Training

Most effective ways of getting more mobility – Anatomy has limits.

At the start of my apprenticeship I’ve been told that the most effective way of stretching is dynamic stretching.

Is it this kind of simple?
Starting to get involved with this big question one can summarize from the current literature what‘s exactly possible to stretch:
  • Muscle
  • Fascia
  • Nerve System
  • Capsule & Ligaments (Wright 1962)
Moreover Wright explored that the influence of tendon on stretching is about 10% while muscle fascia attribute with 42%.
Why should we aim the optimal muscle length?

An optimal muscle length would allow an

  • optimal range extensibility and joint motion
  • optimal tendon length,
  • overlap of contractile tissue filaments,
  • overall muscle thickness

so that the muscle can generate the amount of passive and active tension required during function. But the methods in the current literature seem to vary and depend on intervention duration, volume, intensity (Freitas et al. 2016) and muscle (Ingraham 2008) itself. Most studies are limited in time whereas we actually don’t know when the muscle structure changes. Biomechanical effects of long-term and chronic stretching programs have not been evaluated yet. One can work with different models like

  • viscoelastic deformation – more likely to be transient,
  • Increase in sarcomeres – no overall change in muscle length because increase in sarcomere were offset by a concurrent decrease in sarcomere length,
  • Neuromuscular relaxation – induce ability to relax while stretching
All in all transient effect on muscle in nature (Wepper et al.).

The most practical model for stretching is „The sensory model“. It describes the first sensation of pain within the stretch tolerance. In general muscle extensibility is one dimensional testing of the length and may no accurately represent actual length of the muscle. More precise measurement is the torque/angle curve for a more individual perspective and with more information about the biomechanical properties of the muscle. This leads to the sensory theory:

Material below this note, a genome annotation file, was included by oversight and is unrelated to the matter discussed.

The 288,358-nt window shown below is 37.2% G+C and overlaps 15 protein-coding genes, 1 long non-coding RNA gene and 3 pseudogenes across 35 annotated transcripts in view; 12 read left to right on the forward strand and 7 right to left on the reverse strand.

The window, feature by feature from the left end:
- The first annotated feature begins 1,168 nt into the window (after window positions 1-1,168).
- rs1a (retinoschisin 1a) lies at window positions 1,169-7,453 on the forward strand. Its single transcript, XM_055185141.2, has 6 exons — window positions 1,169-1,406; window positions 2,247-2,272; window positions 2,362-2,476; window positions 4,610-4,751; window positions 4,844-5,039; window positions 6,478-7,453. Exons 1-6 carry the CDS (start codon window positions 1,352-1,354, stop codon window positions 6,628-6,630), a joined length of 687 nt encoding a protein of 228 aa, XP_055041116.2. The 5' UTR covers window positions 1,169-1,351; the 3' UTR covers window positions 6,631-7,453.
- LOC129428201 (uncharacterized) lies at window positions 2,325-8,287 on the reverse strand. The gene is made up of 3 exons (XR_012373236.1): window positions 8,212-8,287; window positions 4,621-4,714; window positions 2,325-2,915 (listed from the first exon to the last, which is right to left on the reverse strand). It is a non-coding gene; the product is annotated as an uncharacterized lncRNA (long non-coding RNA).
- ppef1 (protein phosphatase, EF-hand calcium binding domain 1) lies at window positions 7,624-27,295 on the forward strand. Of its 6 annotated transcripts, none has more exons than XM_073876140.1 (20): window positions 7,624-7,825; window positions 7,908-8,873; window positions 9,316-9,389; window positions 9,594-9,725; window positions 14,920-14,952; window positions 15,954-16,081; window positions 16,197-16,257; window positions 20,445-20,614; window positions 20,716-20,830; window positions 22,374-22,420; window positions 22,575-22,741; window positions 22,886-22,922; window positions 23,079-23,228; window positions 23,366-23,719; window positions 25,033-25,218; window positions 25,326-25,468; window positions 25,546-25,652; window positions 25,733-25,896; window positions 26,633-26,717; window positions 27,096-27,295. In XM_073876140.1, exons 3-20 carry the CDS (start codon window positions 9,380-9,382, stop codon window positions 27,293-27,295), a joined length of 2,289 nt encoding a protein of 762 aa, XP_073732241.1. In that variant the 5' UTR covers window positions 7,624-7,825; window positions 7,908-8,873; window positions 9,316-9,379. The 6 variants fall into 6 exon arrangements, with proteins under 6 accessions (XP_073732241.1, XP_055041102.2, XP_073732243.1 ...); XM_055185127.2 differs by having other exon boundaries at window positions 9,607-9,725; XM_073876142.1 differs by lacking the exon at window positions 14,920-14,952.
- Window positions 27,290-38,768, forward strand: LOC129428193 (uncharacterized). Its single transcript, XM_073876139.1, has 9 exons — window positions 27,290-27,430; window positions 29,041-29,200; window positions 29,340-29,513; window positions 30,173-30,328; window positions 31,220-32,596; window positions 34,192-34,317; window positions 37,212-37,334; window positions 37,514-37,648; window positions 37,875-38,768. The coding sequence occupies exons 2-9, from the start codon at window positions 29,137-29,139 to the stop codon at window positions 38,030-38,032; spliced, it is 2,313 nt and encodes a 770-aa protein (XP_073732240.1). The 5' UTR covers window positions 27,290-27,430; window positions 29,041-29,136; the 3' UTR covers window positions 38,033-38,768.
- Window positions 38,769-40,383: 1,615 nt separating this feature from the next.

„sensation is usually a limiting factor rather than passive muscle stiffness (Weppleret al. 2016)“
The failed assumptions are misleading our understanding of what stretching benefits most. With our current data analyses we can’t associate static stretching with a decrease in injuries. Furthermore there is a greater decrease in performance while you stretch more than 60s than less than 60s. Especially acute stretching will decrease the ability to generate a maximal force (McHugh 2010).
Static stretching (–3.7%), Dynamic stretching (+1.3%)  and PNF (–4.4%) (with muscle activation close to a stretch) induced performance changes when testing soon after the stretching (Behm 2016).
Repeat it: Practice doesn’t make perfect but perfect practice makes perfect
Prestretch may be beneficial for injury prevention in sports with sprint running component but not endurance activities
 – think functional!
ROM changes after DS and PNF for max 10 min after stretch (Behm 2016)
– use it or loose it!

Target muscle groups known to be at risk for a particular sport/activity (McHugh 2009). For example hamstrings in football.

– think specific!

Hence, stretching in some form appears to be of greater benefit than cost (in terms of performance, ROM and injury) but the type of stretching chosen and the make-up of the stretch routine, will depend on the context within which it is used.

 

Baxter C, McNaughtonLR, Sparks A, Norton L, Bentley D. 2017. Impact ofstretchingon theperformanceandinjuryriskoflong-distancerunners. Research in Sports Medicine, 25:1, 78-90.

Freitas SR, Mendes B, SantLG, Andrade RJ, NordezA, Milanovic Z. 2017. Can chronic stretching change the muscle-tendon mechanical properties. ScandinavianJournal ofMedicineandScience in Sports 28(3):794-806.
Ingraham P. 2008. The Unstretchables. Vancouver: PainScience.com; [Accessed 2018 April 26]. https://www.painscience.com/articles/unstretchables.php/.
McHughMP, Cosgrave CH. 2010. Tostretchornot tostretch: theroleofstretchingin injurypreventionandperformance. ScandJ MedSciSports 20: 169–181.
WepplerCH, MagnussonSP. 2010. IncreasingMuscleExtensibility: A Matter ofIncreasingLengthorModifyingSensation?. PhysTher. 90: 438 – 449.
Wright V, Johns RJ. Relative importanceofvarioustissuesin jointstiffness. 1962. Journal ofApplied Physiology17(5): 824-828.

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